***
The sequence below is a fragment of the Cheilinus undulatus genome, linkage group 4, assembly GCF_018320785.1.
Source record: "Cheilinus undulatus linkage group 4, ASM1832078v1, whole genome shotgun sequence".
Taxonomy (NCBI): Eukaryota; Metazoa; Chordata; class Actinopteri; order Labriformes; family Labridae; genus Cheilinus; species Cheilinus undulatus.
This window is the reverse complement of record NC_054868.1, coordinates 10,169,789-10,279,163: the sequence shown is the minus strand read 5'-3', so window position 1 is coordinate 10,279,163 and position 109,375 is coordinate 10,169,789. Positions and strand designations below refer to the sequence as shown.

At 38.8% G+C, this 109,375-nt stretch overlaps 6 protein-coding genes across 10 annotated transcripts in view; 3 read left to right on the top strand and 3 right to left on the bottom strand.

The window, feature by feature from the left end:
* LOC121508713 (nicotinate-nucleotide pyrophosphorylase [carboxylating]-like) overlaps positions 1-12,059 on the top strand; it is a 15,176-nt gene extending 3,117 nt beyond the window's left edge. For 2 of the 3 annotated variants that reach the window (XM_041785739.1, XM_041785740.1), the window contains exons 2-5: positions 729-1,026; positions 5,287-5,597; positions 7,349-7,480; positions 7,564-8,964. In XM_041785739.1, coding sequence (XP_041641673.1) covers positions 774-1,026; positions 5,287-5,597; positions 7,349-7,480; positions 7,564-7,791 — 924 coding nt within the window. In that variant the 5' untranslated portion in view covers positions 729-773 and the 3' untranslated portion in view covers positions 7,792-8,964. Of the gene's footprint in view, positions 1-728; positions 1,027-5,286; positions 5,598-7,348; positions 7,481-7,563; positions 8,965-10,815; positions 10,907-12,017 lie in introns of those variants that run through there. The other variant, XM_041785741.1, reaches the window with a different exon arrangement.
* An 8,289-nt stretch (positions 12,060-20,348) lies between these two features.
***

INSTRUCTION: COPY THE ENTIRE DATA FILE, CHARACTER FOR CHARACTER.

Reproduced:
The sequence below is a fragment of the Cheilinus undulatus genome, linkage group 4, assembly GCF_018320785.1.
Source record: "Cheilinus undulatus linkage group 4, ASM1832078v1, whole genome shotgun sequence".
Taxonomy (NCBI): Eukaryota; Metazoa; Chordata; class Actinopteri; order Labriformes; family Labridae; genus Cheilinus; species Cheilinus undulatus.
This window is the reverse complement of record NC_054868.1, coordinates 10,169,789-10,279,163: the sequence shown is the minus strand read 5'-3', so window position 1 is coordinate 10,279,163 and position 109,375 is coordinate 10,169,789. Positions and strand designations below refer to the sequence as shown.

At 38.8% G+C, this 109,375-nt stretch overlaps 6 protein-coding genes across 10 annotated transcripts in view; 3 read left to right on the top strand and 3 right to left on the bottom strand.

The window, feature by feature from the left end:
* LOC121508713 (nicotinate-nucleotide pyrophosphorylase [carboxylating]-like) overlaps positions 1-12,059 on the top strand; it is a 15,176-nt gene extending 3,117 nt beyond the window's left edge. For 2 of the 3 annotated variants that reach the window (XM_041785739.1, XM_041785740.1), the window contains exons 2-5: positions 729-1,026; positions 5,287-5,597; positions 7,349-7,480; positions 7,564-8,964. In XM_041785739.1, coding sequence (XP_041641673.1) covers positions 774-1,026; positions 5,287-5,597; positions 7,349-7,480; positions 7,564-7,791 — 924 coding nt within the window. In that variant the 5' untranslated portion in view covers positions 729-773 and the 3' untranslated portion in view covers positions 7,792-8,964. Of the gene's footprint in view, positions 1-728; positions 1,027-5,286; positions 5,598-7,348; positions 7,481-7,563; positions 8,965-10,815; positions 10,907-12,017 lie in introns of those variants that run through there. The other variant, XM_041785741.1, reaches the window with a different exon arrangement.
* An 8,289-nt stretch (positions 12,060-20,348) lies between these two features.